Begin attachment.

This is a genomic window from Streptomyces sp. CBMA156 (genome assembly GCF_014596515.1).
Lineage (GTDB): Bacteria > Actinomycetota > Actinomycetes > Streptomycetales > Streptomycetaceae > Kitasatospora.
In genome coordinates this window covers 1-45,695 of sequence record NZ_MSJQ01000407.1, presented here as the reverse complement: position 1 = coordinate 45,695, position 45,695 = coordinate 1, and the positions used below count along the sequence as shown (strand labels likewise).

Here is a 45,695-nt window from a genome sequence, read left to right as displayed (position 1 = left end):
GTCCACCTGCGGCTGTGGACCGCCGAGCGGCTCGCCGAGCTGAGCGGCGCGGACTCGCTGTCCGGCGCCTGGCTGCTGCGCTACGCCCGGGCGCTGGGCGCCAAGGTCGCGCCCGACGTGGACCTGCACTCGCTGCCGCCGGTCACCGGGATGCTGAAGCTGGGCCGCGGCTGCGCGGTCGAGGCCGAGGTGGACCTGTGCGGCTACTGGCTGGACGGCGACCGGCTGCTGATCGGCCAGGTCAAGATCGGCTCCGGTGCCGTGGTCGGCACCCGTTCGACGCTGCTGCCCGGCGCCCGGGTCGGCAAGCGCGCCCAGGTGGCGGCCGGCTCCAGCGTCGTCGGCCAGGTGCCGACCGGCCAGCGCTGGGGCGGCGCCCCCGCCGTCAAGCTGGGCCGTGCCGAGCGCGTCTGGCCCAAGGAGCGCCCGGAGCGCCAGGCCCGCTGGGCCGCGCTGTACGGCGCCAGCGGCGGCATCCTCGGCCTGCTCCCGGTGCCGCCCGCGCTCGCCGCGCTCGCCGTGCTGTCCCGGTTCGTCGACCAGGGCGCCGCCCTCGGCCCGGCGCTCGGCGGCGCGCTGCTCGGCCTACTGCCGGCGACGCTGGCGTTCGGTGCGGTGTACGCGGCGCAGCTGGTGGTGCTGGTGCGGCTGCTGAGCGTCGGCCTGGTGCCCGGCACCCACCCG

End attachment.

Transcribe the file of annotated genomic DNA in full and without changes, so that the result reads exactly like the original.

This is a genomic window from Streptomyces sp. CBMA156 (genome assembly GCF_014596515.1).
Lineage (GTDB): Bacteria > Actinomycetota > Actinomycetes > Streptomycetales > Streptomycetaceae > Kitasatospora.
In genome coordinates this window covers 1-45,695 of sequence record NZ_MSJQ01000407.1, presented here as the reverse complement: position 1 = coordinate 45,695, position 45,695 = coordinate 1, and the positions used below count along the sequence as shown (strand labels likewise).

Here is a 45,695-nt window from a genome sequence, read left to right as displayed (position 1 = left end):
GTCCACCTGCGGCTGTGGACCGCCGAGCGGCTCGCCGAGCTGAGCGGCGCGGACTCGCTGTCCGGCGCCTGGCTGCTGCGCTACGCCCGGGCGCTGGGCGCCAAGGTCGCGCCCGACGTGGACCTGCACTCGCTGCCGCCGGTCACCGGGATGCTGAAGCTGGGCCGCGGCTGCGCGGTCGAGGCCGAGGTGGACCTGTGCGGCTACTGGCTGGACGGCGACCGGCTGCTGATCGGCCAGGTCAAGATCGGCTCCGGTGCCGTGGTCGGCACCCGTTCGACGCTGCTGCCCGGCGCCCGGGTCGGCAAGCGCGCCCAGGTGGCGGCCGGCTCCAGCGTCGTCGGCCAGGTGCCGACCGGCCAGCGCTGGGGCGGCGCCCCCGCCGTCAAGCTGGGCCGTGCCGAGCGCGTCTGGCCCAAGGAGCGCCCGGAGCGCCAGGCCCGCTGGGCCGCGCTGTACGGCGCCAGCGGCGGCATCCTCGGCCTGCTCCCGGTGCCGCCCGCGCTCGCCGCGCTCGCCGTGCTGTCCCGGTTCGTCGACCAGGGCGCCGCCCTCGGCCCGGCGCTCGGCGGCGCGCTGCTCGGCCTACTGCCGGCGACGCTGGCGTTCGGTGCGGTGTACGCGGCGCAGCTGGTGGTGCTGGTGCGGCTGCTGAGCGTCGGCCTGGTGCCCGGCACCCACCCG